I am now old in years—90 plus. I have lived a long time, and I have lived with great love for the young men and young women of this Church. What a truly wonderful group you are. You speak various languages. You are all part of a great family. But you are also individuals, each with his or her problems, each wishing for answers to the things that perplex you and worry you. How we love you and pray constantly for the genius to help you. Your lives are filled with difficult decisions and with dreams and hopes and longings to find that which will bring you peace and happiness. . . Now, here you are on the threshold of your mature lives. You too worry about school. You worry about marriage. You worry about many things. I make you a promise that God will not forsake you if you will walk in His paths with the guidance of His commandments. . . Of course you face challenges. Every generation that has ever walked the earth has faced challenges. We could spend the entire evening talking about them. But of all the challenges that have been faced in the past, the ones we have today, I believe, are most easily handled. I say that because they are manageable. They largely involve individual behavioral decisions, but those decisions can be made and followed. And when that happens, the challenge is behind us. I suppose that most of you are in school. I am pleased that you have that opportunity and that desire. I hope that you are studying diligently and that your great ambition is to get A grades in your various courses. I hope your teachers will be generous toward you and that your studies will yield top grades and an excellent education. I could wish nothing better for you in your schoolwork. Tonight I am going to let your teachers give you the A’s that I hope you earn. I want to talk about some B’s. You get the A’s; I will give you the B’s. 1. Be grateful. 2. Be smart. 3. Be clean. 4. Be true. 5. Be humble. 6. Be prayerful.
I especially ask the young men of the Aaronic Priesthood to sit up and take notice. For you, let me mix in an athletic analogy. This is a life-and-death contest we are in, young men, so I am going to get in your face a little, nose to nose, with just enough fire in my voice to singe your eyebrows a little—the way coaches do when the game is close and victory means everything. And with the game on the line, what this coach is telling you is that to play in this match, some of you have to be more morally clean than you now are. In this battle between good and evil, you cannot play for the adversary whenever temptation comes along and then expect to suit up for the Savior at temple and mission time as if nothing has happened. That, my young friends, you cannot do. God will not be mocked. So we have a dilemma tonight, you and I. It is that there are thousands of Aaronic Priesthood–age young men already on the records of this Church who constitute our pool of candidates for future missionary service. But the challenge is to have those deacons, teachers, and priests stay active enough and worthy enough to be ordained elders and serve as missionaries. So we need young men already on the team to stay on it and stop dribbling out of bounds just when we need you to get in the game and play your hearts out! In almost all athletic contests of which I know, there are lines drawn on the floor or the field within which every participant must stay in order to compete. Well, the Lord has drawn lines of worthiness for those called to labor with Him in this work. No missionary can be unrepentant of sexual transgression or profane language or pornographic indulgence and then expect to challenge others to repent of those very things! You can’t do that. The Spirit will not be with you, and the words will choke in your throat as you speak them. You cannot travel down what Lehi called “forbidden paths”5 and expect to guide others to the “strait and narrow” one—it can’t be done.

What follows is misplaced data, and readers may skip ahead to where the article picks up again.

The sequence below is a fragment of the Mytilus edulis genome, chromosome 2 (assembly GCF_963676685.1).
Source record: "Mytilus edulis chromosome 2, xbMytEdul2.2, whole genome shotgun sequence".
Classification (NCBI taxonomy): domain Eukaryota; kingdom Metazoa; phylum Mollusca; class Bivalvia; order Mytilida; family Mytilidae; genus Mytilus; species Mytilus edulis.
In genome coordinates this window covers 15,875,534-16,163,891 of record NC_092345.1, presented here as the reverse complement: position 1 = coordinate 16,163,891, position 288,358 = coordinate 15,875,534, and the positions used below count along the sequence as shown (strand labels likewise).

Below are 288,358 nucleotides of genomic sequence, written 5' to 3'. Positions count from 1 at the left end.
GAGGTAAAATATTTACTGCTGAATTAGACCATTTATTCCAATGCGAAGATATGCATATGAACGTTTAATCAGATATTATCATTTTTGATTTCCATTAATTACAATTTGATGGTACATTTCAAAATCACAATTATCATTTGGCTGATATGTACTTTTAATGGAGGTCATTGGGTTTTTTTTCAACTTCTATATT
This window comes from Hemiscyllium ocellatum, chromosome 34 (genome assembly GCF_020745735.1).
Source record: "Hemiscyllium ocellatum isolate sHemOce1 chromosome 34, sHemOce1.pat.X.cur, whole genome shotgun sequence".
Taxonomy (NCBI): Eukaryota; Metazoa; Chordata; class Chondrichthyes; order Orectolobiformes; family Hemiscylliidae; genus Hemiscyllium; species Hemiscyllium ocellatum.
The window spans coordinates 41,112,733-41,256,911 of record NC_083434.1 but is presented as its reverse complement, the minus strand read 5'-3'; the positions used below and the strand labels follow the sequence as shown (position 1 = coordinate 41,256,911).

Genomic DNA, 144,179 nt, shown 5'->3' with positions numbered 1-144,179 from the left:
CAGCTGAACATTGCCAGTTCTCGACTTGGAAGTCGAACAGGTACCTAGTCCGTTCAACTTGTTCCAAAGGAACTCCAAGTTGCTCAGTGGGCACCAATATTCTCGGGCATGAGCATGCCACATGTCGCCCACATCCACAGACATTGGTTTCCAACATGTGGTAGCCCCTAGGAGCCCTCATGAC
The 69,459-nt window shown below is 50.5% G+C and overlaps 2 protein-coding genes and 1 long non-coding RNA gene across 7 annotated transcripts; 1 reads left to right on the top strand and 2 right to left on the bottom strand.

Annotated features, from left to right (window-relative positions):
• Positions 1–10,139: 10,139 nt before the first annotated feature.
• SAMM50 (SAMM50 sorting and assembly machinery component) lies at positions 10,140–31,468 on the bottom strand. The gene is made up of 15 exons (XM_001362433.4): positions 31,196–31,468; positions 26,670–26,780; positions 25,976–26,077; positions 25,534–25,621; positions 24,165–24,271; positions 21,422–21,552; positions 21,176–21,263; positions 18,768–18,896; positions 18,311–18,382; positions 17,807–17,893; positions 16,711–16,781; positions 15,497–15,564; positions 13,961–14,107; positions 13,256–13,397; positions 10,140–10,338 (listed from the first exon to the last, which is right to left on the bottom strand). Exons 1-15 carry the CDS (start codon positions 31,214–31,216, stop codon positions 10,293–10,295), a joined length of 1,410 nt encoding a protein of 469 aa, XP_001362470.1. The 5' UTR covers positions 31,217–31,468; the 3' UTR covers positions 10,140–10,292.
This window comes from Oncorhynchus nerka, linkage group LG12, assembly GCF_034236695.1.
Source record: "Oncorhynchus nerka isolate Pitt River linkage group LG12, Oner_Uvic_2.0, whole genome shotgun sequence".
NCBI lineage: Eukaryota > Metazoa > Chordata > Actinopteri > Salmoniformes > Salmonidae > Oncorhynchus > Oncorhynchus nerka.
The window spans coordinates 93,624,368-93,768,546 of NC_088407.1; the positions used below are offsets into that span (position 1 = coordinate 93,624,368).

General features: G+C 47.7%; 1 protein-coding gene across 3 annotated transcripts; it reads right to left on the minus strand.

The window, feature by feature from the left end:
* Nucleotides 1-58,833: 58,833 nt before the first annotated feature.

Every week young women all over the world repeat the Young Women theme. No matter the language, each time I hear these words, “We are daughters of our Heavenly Father, who loves us, and we love Him,”1 the Spirit affirms to my soul that they are true. It is not only an affirmation of our identity—who we are—but also an acknowledgment of whose we are. We are daughters of an exalted being! In every country and on every continent, I have met confident, articulate young women, filled with light, refined by hard work and trial, possessing pure and simple faith. They are virtuous. They are covenant keepers who “stand as witnesses of God at all times and in all things, and in all places.” They know who they are and that they have a significant role to play in building the kingdom of God. . . As daughters of God we are each unique and different in our circumstances and experiences. And yet our part matters—because we matter. Our daily contributions of nurturing, teaching, and caring for others may seem mundane, diminished, difficult, and demeaning at times, and yet as we remember that first line in the Young Women theme—“We are daughters of our Heavenly Father, who loves us”—it will make all the difference in our relationships and our responses.